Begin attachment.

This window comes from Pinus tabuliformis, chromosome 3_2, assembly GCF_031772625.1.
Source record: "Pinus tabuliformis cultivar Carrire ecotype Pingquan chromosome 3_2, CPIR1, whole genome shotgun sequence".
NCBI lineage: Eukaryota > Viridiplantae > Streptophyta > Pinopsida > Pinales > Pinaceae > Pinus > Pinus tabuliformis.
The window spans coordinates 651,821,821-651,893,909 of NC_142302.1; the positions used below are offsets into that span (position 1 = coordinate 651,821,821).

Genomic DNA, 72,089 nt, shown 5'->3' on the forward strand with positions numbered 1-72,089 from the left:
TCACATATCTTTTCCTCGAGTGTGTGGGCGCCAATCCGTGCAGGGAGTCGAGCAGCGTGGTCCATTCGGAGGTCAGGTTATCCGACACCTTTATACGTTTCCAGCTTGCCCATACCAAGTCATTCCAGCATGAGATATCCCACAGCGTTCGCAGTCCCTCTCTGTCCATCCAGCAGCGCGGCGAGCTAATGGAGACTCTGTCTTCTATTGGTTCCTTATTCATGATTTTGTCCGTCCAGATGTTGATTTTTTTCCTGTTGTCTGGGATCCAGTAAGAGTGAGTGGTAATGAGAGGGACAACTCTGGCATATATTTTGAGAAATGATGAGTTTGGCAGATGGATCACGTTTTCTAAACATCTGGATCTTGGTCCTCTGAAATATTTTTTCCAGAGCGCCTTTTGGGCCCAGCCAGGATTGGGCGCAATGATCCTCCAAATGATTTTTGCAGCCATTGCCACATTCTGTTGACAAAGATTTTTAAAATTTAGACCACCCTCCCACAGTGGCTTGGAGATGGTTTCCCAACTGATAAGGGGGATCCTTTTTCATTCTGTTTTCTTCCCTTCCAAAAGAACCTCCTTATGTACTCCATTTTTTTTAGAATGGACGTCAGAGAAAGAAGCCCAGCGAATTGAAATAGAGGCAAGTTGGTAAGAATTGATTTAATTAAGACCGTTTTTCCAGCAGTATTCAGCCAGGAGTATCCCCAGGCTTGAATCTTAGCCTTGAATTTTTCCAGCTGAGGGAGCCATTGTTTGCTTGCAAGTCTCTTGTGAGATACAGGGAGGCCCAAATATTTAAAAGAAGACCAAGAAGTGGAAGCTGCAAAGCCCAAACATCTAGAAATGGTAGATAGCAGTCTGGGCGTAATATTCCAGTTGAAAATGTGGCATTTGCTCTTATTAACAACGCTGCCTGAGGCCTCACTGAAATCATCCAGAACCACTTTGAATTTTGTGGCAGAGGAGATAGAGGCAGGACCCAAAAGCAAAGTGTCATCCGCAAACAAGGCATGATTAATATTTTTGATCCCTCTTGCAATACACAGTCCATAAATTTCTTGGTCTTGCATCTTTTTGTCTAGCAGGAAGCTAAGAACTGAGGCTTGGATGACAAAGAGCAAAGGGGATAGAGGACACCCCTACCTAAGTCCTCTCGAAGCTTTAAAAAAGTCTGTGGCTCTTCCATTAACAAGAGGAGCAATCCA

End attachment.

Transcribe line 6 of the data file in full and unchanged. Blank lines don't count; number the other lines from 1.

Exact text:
TCACATATCTTTTCCTCGAGTGTGTGGGCGCCAATCCGTGCAGGGAGTCGAGCAGCGTGGTCCATTCGGAGGTCAGGTTATCCGACACCTTTATACGTTTCCAGCTTGCCCATACCAAGTCATTCCAGCATGAGATATCCCACAGCGTTCGCAGTCCCTCTCTGTCCATCCAGCAGCGCGGCGAGCTAATGGAGACTCTGTCTTCTATTGGTTCCTTATTCATGATTTTGTCCGTCCAGATGTTGATTTTTTTCCTGTTGTCTGGGATCCAGTAAGAGTGAGTGGTAATGAGAGGGACAACTCTGGCATATATTTTGAGAAATGATGAGTTTGGCAGATGGATCACGTTTTCTAAACATCTGGATCTTGGTCCTCTGAAATATTTTTTCCAGAGCGCCTTTTGGGCCCAGCCAGGATTGGGCGCAATGATCCTCCAAATGATTTTTGCAGCCATTGCCACATTCTGTTGACAAAGATTTTTAAAATTTAGACCACCCTCCCACAGTGGCTTGGAGATGGTTTCCCAACTGATAAGGGGGATCCTTTTTCATTCTGTTTTCTTCCCTTCCAAAAGAACCTCCTTATGTACTCCATTTTTTTTAGAATGGACGTCAGAGAAAGAAGCCCAGCGAATTGAAATAGAGGCAAGTTGGTAAGAATTGATTTAATTAAGACCGTTTTTCCAGCAGTATTCAGCCAGGAGTATCCCCAGGCTTGAATCTTAGCCTTGAATTTTTCCAGCTGAGGGAGCCATTGTTTGCTTGCAAGTCTCTTGTGAGATACAGGGAGGCCCAAATATTTAAAAGAAGACCAAGAAGTGGAAGCTGCAAAGCCCAAACATCTAGAAATGGTAGATAGCAGTCTGGGCGTAATATTCCAGTTGAAAATGTGGCATTTGCTCTTATTAACAACGCTGCCTGAGGCCTCACTGAAATCATCCAGAACCACTTTGAATTTTGTGGCAGAGGAGATAGAGGCAGGACCCAAAAGCAAAGTGTCATCCGCAAACAAGGCATGATTAATATTTTTGATCCCTCTTGCAATACACAGTCCATAAATTTCTTGGTCTTGCATCTTTTTGTCTAGCAGGAAGCTAAGAACTGAGGCTTGGATGACAAAGAGCAAAGGGGATAGAGGACACCCCTACCTAAGTCCTCTCGAAGCTTTAAAAAAGTCTGTGGCTCTTCCATTAACAAGAGGAGCAATCCA